TAMPA, Fla. — With Democrats ruling Washington, Republican governors have become their party's standard-bearers, raising their profiles with their tax-cutting, budget-balancing and hurricane-battling derring-do.
The gubernatorial rock stars took center stage Tuesday at the Republican National Convention, drawing cheers from a partisan crowd eager to hear their message of fearlessness in the face of a daunting economic downturn.
"Conservative fiscal policies are working, and so are more Americans in states with Republican governors," Virginia Gov. Bob McDonnell told the cheering audience. "Now, just think what we can do if we had a president who would support us, not obstruct us."
Mr. McDonnell focused his remarks on fiscal responsibility, the No. 1 issue of the new wave of Republican chief executives, drawing a contrast between GOP governors who routinely balance their budgets and a Democratic president who hasn't pushed through a federal budget in three years.
The next president should be "someone who has created jobs in the private sector, who understands the economy and who has actually balanced a budget — or, heck, for that matter, who has actually passed a budget," said Mr. McDonnell. "We need President Mitt Romney."
Chris Edwards, who compiles the Governors' Fiscal Policy Report Card for the libertarian-leaning Cato Institute, said Republican governors tend to be more tightfisted than their Democratic counterparts, but the difference has become especially striking.
"This year, the gap is even larger. These Republican governors, and there's a large group of them, are all economic conservatives," said Mr. Edwards. "On the other hand, there are fewer fiscally conservative Democrats than in the past."
Twenty-nine states have Republican governors, and 21 of them were elected in 2010 or 2011.
"They're a unique group. They're doing things like tax cuts, pension reform, but they're also starting to take on business-tax reform, and that is something we haven't seen in the past," Mr. Edwards said.
A half-dozen of those GOP governors took to the stage Tuesday at the Tampa Bay Times Forum. New Jersey Gov. Chris Christie delivered the keynote address, and Ohio's John Kasich, Oklahoma's Mary Fallin, Wisconsin's Scott Walker, Nevada's Brian Sandoval and South Carolina's Nikki Haley gave speeches in prime time.
Mr. Walker and Jan Brewer of Arizona received loud and sustained applause as they announced their state-delegate votes. Mr. Walker fought off a recall effort mounted by labor unions this year, and Mrs. Brewer has taken the lead in challenging President Obama's policies on illegal immigration.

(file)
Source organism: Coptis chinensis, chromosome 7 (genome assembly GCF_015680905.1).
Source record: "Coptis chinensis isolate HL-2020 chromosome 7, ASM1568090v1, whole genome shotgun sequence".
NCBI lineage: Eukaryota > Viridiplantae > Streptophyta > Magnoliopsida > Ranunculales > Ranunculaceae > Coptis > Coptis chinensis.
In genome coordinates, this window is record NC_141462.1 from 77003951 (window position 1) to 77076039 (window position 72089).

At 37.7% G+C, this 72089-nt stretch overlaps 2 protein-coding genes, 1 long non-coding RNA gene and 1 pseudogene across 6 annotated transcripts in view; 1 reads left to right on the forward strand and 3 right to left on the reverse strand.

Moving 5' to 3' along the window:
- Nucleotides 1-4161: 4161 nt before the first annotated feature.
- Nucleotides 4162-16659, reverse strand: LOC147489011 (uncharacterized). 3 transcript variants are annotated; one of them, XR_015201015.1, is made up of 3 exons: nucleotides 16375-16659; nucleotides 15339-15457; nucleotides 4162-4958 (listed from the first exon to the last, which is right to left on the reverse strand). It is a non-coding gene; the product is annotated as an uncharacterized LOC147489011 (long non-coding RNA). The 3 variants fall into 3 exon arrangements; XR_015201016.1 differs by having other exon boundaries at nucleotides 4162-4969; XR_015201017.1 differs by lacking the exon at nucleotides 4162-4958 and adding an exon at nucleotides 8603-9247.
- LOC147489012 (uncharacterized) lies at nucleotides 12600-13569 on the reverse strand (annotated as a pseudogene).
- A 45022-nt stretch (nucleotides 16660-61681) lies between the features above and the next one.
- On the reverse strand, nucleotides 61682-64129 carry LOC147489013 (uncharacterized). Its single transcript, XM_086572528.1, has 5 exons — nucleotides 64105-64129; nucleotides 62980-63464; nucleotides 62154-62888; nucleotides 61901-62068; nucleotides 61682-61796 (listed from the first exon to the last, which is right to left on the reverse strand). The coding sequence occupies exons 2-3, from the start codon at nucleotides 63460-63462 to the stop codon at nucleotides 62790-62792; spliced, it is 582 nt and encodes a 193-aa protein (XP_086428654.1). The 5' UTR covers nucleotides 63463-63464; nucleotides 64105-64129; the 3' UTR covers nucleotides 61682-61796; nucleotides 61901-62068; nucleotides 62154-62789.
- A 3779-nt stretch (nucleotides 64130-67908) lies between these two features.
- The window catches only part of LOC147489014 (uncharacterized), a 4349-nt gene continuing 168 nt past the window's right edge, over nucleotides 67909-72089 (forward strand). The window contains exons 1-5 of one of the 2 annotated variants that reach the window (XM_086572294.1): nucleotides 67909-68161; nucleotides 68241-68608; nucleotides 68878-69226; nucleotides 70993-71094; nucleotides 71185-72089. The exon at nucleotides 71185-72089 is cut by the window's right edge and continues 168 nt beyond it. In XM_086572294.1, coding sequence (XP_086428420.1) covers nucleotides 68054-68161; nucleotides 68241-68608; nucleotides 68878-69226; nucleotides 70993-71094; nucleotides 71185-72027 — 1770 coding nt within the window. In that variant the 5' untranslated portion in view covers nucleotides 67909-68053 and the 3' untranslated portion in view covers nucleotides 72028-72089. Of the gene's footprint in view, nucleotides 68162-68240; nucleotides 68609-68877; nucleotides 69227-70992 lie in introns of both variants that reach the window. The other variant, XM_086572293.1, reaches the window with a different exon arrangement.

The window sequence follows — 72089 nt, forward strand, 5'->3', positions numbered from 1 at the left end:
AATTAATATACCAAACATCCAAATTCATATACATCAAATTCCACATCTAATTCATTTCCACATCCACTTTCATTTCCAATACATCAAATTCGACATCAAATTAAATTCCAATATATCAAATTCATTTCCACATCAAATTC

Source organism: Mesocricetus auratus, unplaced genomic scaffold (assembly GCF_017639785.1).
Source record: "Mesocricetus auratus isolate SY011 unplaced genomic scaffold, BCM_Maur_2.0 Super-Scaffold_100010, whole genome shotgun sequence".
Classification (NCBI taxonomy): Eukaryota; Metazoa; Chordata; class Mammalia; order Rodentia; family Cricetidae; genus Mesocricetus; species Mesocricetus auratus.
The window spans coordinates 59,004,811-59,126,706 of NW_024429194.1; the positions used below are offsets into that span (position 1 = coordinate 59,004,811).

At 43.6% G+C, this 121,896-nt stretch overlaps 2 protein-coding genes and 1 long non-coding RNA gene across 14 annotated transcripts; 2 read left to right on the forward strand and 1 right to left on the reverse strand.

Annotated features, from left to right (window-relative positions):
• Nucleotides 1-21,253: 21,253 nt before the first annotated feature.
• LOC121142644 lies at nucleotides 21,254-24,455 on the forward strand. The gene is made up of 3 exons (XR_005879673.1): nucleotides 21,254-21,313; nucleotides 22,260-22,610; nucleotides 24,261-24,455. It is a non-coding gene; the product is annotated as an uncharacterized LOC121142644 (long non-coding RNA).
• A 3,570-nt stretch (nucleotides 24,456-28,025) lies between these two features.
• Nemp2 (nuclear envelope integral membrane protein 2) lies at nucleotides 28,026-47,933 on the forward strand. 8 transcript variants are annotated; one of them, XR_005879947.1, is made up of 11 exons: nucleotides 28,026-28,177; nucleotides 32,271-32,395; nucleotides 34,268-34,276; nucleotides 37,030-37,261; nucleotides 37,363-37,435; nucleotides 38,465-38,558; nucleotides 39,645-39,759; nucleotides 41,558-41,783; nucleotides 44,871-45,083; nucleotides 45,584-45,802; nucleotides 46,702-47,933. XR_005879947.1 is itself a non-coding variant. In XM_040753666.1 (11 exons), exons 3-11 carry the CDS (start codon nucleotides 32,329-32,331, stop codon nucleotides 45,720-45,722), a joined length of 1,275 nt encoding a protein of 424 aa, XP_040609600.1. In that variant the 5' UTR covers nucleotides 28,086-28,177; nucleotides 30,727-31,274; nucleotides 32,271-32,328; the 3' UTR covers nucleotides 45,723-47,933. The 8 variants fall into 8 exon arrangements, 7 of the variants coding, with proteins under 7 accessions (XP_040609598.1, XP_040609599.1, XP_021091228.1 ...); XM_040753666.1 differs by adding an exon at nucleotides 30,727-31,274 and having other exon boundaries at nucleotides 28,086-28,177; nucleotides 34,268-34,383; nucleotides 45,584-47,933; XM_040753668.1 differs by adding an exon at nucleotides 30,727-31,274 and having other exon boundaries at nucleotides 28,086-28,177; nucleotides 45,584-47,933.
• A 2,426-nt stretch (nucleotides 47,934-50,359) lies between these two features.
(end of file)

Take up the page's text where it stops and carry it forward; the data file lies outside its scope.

Absent were Republican governors from the Gulf Coast, including Louisiana's Bobby Jindal, Mississippi's Phil Bryant and Florida's Rick Scott, who canceled scheduled appearances in order to grapple with the impact of Hurricane Isaac.
Delegates heard stories of how the governors revived their state economies with pension reform and spending cuts. Mrs. Fallin said Oklahoma had a $5 billion deficit when she took office in 2011. Today, she said, the state has $500,000 in its rainy-day fund.
"That's an example of the kind of switch you can make with the right kinds of policies," Mrs. Fallin said.
At a news conference Tuesday, Maryland Gov. Martin O'Malley, a Democrat, poked holes in the Republican governors' reputation for fiscal competence. He called Mr. Christie "a governor who has the fourth-worst unemployment rate of any state in the nation."
Mike Schrimpf, spokesman for the Republican Governors Association, called Mr. O'Malley's comment "pretty ironic," given Maryland's 7 percent unemployment rate, compared with 5.9 percent for neighboring Virginia.
"I think the frustration for Gov. O'Malley is his big-government approach isn't working, so the only thing he knows how to do is attack," Mr. Schrimpf said.
Another Democrat, former Michigan Gov. Jennifer Granholm, sent out a tweet Sunday saying, "R convention delay due to Isaac: I guess God has ways to shut that whole thing down."
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